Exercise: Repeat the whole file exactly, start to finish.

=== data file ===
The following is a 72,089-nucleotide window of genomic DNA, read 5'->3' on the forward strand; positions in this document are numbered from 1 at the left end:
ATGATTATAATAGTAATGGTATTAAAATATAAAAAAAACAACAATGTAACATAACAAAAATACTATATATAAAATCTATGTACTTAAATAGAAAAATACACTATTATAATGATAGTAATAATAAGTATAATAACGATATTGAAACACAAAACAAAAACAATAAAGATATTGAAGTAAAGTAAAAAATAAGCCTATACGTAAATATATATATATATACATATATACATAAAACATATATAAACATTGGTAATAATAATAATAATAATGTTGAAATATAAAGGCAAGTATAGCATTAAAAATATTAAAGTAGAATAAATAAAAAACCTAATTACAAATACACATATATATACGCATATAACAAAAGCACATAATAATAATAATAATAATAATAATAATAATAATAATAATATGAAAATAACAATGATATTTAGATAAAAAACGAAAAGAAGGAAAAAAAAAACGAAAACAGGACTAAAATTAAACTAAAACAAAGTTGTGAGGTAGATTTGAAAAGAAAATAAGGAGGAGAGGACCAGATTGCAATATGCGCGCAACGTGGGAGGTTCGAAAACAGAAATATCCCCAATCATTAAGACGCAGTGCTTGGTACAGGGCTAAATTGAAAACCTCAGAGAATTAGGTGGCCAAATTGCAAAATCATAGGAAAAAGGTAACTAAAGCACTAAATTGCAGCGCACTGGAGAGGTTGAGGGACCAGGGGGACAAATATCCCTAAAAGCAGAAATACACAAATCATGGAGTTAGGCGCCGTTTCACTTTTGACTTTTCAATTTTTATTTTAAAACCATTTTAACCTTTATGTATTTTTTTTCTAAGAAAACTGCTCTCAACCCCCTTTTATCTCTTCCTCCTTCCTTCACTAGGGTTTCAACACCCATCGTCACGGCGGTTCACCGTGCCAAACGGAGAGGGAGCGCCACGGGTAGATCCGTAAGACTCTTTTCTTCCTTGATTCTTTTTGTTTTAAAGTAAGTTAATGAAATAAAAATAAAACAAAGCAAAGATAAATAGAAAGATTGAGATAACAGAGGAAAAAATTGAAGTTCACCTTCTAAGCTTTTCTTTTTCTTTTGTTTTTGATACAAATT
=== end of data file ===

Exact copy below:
The following is a 72,089-nucleotide window of genomic DNA, read 5'->3' on the forward strand; positions in this document are numbered from 1 at the left end:
ATGATTATAATAGTAATGGTATTAAAATATAAAAAAAACAACAATGTAACATAACAAAAATACTATATATAAAATCTATGTACTTAAATAGAAAAATACACTATTATAATGATAGTAATAATAAGTATAATAACGATATTGAAACACAAAACAAAAACAATAAAGATATTGAAGTAAAGTAAAAAATAAGCCTATACGTAAATATATATATATATACATATATACATAAAACATATATAAACATTGGTAATAATAATAATAATAATGTTGAAATATAAAGGCAAGTATAGCATTAAAAATATTAAAGTAGAATAAATAAAAAACCTAATTACAAATACACATATATATACGCATATAACAAAAGCACATAATAATAATAATAATAATAATAATAATAATAATAATAATATGAAAATAACAATGATATTTAGATAAAAAACGAAAAGAAGGAAAAAAAAAACGAAAACAGGACTAAAATTAAACTAAAACAAAGTTGTGAGGTAGATTTGAAAAGAAAATAAGGAGGAGAGGACCAGATTGCAATATGCGCGCAACGTGGGAGGTTCGAAAACAGAAATATCCCCAATCATTAAGACGCAGTGCTTGGTACAGGGCTAAATTGAAAACCTCAGAGAATTAGGTGGCCAAATTGCAAAATCATAGGAAAAAGGTAACTAAAGCACTAAATTGCAGCGCACTGGAGAGGTTGAGGGACCAGGGGGACAAATATCCCTAAAAGCAGAAATACACAAATCATGGAGTTAGGCGCCGTTTCACTTTTGACTTTTCAATTTTTATTTTAAAACCATTTTAACCTTTATGTATTTTTTTTCTAAGAAAACTGCTCTCAACCCCCTTTTATCTCTTCCTCCTTCCTTCACTAGGGTTTCAACACCCATCGTCACGGCGGTTCACCGTGCCAAACGGAGAGGGAGCGCCACGGGTAGATCCGTAAGACTCTTTTCTTCCTTGATTCTTTTTGTTTTAAAGTAAGTTAATGAAATAAAAATAAAACAAAGCAAAGATAAATAGAAAGATTGAGATAACAGAGGAAAAAATTGAAGTTCACCTTCTAAGCTTTTCTTTTTCTTTTGTTTTTGATACAAATT